The National Institute of Mental Health
October 22, 2018
Findings may inform the development of new treatments for severe irritability.
In an NIMH-funded study, researchers have identified differences in how the brains of irritable youth react to frustration. The findings, published in The American Journal of Psychiatry, could provide new paths for developing treatments for children and adolescents with severe irritability.
Whether it’s having to wake up earlier than usual or being asked to turn off a favorite TV show, all children can become irritable sometimes. However, some children are more irritable than others, with an increased tendency to experience anger and frustration in comparison with their peers.
Children who have severe, chronic irritability can experience significant problems including at home, at school, and with peers. They also tend to have high rates of health care service use, hospitalization, and school suspension and are more likely to develop anxiety and depressive disorders.
A better understanding of the physiological processes that underlie irritability is critical to guide the development of therapies for this impairing yet common problem. Researchers, including those from the NIMH’s Section on Mood Dysregulation and Neuroscience, directed by Dr. Ellen Leibenluft, M.D., used functional magnetic resonance imaging (fMRI) to measure the brain activity of 195 youths (aged 8-18 years with varying levels of irritability) as they played a computerized attention game.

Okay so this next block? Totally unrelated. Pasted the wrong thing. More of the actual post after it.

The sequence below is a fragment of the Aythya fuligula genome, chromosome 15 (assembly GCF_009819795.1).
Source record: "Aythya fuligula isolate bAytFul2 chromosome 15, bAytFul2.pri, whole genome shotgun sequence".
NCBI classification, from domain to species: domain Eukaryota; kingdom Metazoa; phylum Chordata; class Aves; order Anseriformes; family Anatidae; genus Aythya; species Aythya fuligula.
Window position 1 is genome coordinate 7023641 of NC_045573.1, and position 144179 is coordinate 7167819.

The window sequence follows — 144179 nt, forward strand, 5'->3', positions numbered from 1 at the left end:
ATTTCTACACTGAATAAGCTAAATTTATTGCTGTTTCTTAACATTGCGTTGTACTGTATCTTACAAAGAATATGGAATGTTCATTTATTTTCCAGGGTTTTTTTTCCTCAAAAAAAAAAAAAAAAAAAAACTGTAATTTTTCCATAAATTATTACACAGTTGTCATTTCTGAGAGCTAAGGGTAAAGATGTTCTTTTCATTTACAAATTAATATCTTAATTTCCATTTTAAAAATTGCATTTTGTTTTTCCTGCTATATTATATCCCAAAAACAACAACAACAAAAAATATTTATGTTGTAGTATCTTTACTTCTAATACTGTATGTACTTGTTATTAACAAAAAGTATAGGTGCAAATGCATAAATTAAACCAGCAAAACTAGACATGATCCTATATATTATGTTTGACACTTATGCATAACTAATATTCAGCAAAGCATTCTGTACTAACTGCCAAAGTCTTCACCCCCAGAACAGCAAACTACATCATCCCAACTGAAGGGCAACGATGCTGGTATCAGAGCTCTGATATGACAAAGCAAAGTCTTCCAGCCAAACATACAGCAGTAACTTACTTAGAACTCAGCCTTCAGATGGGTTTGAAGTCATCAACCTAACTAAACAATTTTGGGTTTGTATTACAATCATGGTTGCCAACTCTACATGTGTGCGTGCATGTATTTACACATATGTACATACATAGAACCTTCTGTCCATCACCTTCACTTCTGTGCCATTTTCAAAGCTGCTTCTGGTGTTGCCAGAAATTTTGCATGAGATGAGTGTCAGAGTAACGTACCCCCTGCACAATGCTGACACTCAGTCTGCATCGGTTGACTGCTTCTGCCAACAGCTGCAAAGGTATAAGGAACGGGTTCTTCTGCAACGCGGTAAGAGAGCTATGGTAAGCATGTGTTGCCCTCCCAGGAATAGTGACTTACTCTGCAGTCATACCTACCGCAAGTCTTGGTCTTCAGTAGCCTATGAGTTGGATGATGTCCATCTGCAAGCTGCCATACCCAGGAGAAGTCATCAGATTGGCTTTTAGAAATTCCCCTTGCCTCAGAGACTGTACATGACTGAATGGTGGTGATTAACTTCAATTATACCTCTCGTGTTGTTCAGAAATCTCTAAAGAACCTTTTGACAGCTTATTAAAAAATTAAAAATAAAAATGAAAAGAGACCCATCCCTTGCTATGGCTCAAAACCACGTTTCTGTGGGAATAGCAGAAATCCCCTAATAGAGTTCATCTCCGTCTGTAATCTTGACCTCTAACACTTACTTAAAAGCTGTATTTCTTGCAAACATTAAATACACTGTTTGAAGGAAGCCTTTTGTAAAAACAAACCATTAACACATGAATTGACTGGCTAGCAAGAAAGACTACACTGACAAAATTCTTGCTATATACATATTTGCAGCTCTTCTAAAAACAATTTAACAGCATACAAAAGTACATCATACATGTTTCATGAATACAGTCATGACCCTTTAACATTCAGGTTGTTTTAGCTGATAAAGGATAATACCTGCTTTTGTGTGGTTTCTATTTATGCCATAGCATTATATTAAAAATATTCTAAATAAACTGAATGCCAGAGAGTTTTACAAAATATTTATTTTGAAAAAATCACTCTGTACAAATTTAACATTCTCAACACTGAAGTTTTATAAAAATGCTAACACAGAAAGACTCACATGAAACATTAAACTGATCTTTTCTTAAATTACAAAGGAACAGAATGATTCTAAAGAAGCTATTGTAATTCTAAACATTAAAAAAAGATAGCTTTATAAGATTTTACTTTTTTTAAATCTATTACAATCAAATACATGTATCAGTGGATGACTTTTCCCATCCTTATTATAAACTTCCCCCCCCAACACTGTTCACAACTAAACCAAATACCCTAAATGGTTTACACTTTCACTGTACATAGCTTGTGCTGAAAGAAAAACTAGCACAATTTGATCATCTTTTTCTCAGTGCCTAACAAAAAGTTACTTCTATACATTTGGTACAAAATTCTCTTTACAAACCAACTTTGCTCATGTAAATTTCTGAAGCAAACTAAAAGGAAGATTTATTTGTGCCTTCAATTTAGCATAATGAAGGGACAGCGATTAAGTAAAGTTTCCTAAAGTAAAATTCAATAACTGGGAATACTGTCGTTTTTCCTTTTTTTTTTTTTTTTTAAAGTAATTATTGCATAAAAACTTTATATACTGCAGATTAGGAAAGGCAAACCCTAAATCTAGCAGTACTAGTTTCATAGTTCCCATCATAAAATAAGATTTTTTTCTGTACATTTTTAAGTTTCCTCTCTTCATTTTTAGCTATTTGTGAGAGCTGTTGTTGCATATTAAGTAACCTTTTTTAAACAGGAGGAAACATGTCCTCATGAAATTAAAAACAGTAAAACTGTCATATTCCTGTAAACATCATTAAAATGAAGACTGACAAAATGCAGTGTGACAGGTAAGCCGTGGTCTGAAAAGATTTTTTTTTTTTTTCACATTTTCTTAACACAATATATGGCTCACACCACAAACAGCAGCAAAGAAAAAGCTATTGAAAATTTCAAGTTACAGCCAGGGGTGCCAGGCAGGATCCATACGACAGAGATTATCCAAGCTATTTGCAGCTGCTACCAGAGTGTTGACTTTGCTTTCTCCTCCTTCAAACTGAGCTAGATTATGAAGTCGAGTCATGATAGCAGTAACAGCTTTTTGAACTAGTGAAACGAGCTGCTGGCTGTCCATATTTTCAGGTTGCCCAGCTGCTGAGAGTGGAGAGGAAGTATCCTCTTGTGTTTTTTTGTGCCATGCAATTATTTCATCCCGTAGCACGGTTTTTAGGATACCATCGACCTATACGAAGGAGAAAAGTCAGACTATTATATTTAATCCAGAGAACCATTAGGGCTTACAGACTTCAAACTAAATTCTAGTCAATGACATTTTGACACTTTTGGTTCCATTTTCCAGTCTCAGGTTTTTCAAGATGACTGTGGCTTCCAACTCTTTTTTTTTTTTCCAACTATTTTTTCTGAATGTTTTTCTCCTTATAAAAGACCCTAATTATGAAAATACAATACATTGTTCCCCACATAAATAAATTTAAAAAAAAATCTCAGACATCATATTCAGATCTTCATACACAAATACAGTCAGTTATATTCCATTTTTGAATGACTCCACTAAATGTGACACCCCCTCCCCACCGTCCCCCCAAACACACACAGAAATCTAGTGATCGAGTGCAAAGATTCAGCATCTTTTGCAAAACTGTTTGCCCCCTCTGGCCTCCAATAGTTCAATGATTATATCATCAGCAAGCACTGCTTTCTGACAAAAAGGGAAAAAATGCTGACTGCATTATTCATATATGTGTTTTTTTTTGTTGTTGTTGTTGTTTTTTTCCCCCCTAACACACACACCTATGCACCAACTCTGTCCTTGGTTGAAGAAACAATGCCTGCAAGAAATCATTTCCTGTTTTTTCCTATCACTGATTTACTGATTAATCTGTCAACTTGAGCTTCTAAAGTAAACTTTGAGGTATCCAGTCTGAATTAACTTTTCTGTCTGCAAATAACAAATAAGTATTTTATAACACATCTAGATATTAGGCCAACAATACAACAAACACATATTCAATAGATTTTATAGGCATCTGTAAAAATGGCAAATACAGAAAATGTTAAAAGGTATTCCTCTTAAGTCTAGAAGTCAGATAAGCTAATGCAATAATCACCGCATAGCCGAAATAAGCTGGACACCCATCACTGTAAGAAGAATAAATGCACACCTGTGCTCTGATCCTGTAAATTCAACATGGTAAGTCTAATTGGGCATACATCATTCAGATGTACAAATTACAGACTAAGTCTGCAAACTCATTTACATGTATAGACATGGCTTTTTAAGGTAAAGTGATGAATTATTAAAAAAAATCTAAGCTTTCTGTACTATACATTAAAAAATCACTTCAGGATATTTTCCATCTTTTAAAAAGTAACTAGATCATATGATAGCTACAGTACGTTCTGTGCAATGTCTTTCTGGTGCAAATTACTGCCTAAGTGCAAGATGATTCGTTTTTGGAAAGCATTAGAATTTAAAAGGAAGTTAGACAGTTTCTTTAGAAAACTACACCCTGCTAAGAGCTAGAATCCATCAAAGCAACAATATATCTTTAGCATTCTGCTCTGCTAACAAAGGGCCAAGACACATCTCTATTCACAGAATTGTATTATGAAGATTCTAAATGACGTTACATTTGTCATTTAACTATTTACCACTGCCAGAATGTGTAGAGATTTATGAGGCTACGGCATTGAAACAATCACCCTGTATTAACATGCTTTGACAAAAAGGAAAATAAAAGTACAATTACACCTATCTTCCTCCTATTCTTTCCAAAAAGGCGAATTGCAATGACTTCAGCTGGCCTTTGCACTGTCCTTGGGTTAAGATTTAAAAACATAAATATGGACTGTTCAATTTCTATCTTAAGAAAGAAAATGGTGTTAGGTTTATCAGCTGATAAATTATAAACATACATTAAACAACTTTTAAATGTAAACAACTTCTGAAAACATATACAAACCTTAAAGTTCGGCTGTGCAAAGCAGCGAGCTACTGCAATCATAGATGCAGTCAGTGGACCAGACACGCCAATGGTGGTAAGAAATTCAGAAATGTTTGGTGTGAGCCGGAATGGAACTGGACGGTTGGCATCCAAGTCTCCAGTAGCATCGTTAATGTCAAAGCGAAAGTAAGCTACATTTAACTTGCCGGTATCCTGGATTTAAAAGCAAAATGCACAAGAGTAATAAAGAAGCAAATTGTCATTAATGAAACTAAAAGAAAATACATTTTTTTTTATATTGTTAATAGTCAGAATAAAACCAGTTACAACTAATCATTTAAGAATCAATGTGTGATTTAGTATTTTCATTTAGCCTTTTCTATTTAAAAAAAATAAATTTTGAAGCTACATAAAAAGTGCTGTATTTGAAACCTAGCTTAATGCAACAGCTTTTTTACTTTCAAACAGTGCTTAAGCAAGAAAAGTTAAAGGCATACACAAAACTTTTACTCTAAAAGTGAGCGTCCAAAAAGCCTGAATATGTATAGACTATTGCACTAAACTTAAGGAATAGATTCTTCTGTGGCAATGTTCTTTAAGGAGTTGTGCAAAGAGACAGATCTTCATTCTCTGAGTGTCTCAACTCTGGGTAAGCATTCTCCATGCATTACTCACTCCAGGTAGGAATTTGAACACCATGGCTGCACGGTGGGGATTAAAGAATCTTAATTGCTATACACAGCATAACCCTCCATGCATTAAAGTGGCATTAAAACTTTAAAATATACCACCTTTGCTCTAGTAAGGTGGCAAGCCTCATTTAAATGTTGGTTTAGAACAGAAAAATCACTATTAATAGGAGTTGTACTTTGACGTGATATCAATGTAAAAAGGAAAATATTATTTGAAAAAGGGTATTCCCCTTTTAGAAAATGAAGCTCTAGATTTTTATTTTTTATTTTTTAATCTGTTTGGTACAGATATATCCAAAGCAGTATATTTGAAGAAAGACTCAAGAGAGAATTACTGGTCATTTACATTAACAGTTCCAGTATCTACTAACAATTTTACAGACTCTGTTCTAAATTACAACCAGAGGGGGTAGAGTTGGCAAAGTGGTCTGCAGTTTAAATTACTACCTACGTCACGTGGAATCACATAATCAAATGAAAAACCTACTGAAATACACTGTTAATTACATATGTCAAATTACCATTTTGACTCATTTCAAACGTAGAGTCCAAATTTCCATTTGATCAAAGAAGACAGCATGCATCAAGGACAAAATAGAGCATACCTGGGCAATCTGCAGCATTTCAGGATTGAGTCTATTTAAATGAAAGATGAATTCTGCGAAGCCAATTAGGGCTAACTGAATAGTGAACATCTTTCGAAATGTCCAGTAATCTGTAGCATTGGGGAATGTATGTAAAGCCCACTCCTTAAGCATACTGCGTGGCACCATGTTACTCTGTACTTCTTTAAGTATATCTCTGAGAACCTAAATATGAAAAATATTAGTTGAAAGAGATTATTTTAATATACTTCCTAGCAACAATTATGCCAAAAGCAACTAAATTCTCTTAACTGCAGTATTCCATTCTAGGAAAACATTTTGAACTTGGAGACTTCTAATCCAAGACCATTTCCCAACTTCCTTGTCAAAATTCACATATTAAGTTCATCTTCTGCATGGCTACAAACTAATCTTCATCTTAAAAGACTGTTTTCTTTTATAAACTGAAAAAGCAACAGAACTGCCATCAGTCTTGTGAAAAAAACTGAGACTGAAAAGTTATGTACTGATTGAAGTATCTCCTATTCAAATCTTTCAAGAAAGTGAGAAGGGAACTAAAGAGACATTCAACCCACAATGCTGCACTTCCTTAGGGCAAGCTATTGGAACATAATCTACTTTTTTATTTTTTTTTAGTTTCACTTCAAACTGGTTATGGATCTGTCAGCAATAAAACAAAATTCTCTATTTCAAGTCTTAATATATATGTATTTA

The game was designed to mimic the type of frustration children sometimes experience in their daily lives when rewards are withheld, and they are asked to adjust their behaviors—for example, when a child is asked to stop playing a video game and start their homework. The participants received feedback (some of which was frustrating) on their performance.
“Our goal was to understand how children’s brains react to frustrating events, and how this differs between irritable and non-irritable kids. In particular, some kids may have difficulty continuing to pay attention to a task when they feel frustrated, and this could make it hard for them to function well both at home and in school,” explained Wan-Ling Tseng, Ph.D., a postdoctoral researcher at the NIMH and lead author of the study.
The researchers found that following frustration, children with greater levels of irritability showed more neural activation in the frontal-striatal region of the brain involved in regulating attention, inhibition, impulse control, and processing rewards and feedback.
“We think that this may be because irritable kids’ brains have to ‘work harder’ to be able to stay on task when frustrated. This is particularly true for younger children with irritability,” said Dr. Tseng.
Results were similar for both boys and girls and were the same regardless of whether children were taking medication for mood or attention disorders.
The fact that medication had no impact on brain activation during frustration suggests current medication used to treat mental illnesses such as disruptive mood dysregulation disorder (DMDD) and attention-deficit/hyperactivity disorder (ADHD)—both of which often present with symptoms of severe irritability—may not target the neural circuits relating to irritability and frustration.
These findings suggest that novel treatments are needed for irritability. Dr. Tseng added, “intervention efforts may need to include strategies that help irritable children cope with the negative emotions and arousal caused by frustration. Then the children will be better able to flexibly shift their attention to stay focused on the task at hand.”
- Tseng, W., Deveney, C., Stoddard, J., Kircanski, K., Frackman, A., Yi, J., Hsu, D., … Leibenluft, E. (in press). Brain mechanisms of attention orienting following frustration: Associations with irritability and age in youth. The American Journal of Psychiatry